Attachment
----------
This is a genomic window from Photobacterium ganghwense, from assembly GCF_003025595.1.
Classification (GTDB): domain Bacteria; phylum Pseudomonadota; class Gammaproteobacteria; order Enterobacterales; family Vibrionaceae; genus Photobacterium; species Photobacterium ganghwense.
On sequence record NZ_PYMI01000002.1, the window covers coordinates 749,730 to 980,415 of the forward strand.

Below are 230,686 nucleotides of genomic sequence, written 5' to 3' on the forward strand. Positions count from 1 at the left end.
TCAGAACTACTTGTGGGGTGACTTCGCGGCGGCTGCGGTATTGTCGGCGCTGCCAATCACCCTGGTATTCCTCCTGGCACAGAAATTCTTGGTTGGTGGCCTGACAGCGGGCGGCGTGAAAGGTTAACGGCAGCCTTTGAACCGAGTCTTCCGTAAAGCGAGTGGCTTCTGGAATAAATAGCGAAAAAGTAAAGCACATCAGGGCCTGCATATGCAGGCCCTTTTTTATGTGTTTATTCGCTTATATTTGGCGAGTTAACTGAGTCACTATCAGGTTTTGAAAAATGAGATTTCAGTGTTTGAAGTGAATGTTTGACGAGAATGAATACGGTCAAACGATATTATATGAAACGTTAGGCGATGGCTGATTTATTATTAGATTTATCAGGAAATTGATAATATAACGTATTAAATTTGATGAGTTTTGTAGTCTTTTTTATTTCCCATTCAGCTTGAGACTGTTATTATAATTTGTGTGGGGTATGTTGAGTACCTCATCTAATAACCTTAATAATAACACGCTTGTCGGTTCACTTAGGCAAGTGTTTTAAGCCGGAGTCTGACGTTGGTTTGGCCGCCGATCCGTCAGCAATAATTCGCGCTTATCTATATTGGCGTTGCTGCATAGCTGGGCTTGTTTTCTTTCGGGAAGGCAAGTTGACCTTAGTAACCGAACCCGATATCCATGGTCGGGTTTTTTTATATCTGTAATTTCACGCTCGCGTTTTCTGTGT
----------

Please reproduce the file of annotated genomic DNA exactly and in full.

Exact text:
This is a genomic window from Photobacterium ganghwense, from assembly GCF_003025595.1.
Classification (GTDB): domain Bacteria; phylum Pseudomonadota; class Gammaproteobacteria; order Enterobacterales; family Vibrionaceae; genus Photobacterium; species Photobacterium ganghwense.
On sequence record NZ_PYMI01000002.1, the window covers coordinates 749,730 to 980,415 of the forward strand.

Below are 230,686 nucleotides of genomic sequence, written 5' to 3' on the forward strand. Positions count from 1 at the left end.
TCAGAACTACTTGTGGGGTGACTTCGCGGCGGCTGCGGTATTGTCGGCGCTGCCAATCACCCTGGTATTCCTCCTGGCACAGAAATTCTTGGTTGGTGGCCTGACAGCGGGCGGCGTGAAAGGTTAACGGCAGCCTTTGAACCGAGTCTTCCGTAAAGCGAGTGGCTTCTGGAATAAATAGCGAAAAAGTAAAGCACATCAGGGCCTGCATATGCAGGCCCTTTTTTATGTGTTTATTCGCTTATATTTGGCGAGTTAACTGAGTCACTATCAGGTTTTGAAAAATGAGATTTCAGTGTTTGAAGTGAATGTTTGACGAGAATGAATACGGTCAAACGATATTATATGAAACGTTAGGCGATGGCTGATTTATTATTAGATTTATCAGGAAATTGATAATATAACGTATTAAATTTGATGAGTTTTGTAGTCTTTTTTATTTCCCATTCAGCTTGAGACTGTTATTATAATTTGTGTGGGGTATGTTGAGTACCTCATCTAATAACCTTAATAATAACACGCTTGTCGGTTCACTTAGGCAAGTGTTTTAAGCCGGAGTCTGACGTTGGTTTGGCCGCCGATCCGTCAGCAATAATTCGCGCTTATCTATATTGGCGTTGCTGCATAGCTGGGCTTGTTTTCTTTCGGGAAGGCAAGTTGACCTTAGTAACCGAACCCGATATCCATGGTCGGGTTTTTTTATATCTGTAATTTCACGCTCGCGTTTTCTGTGT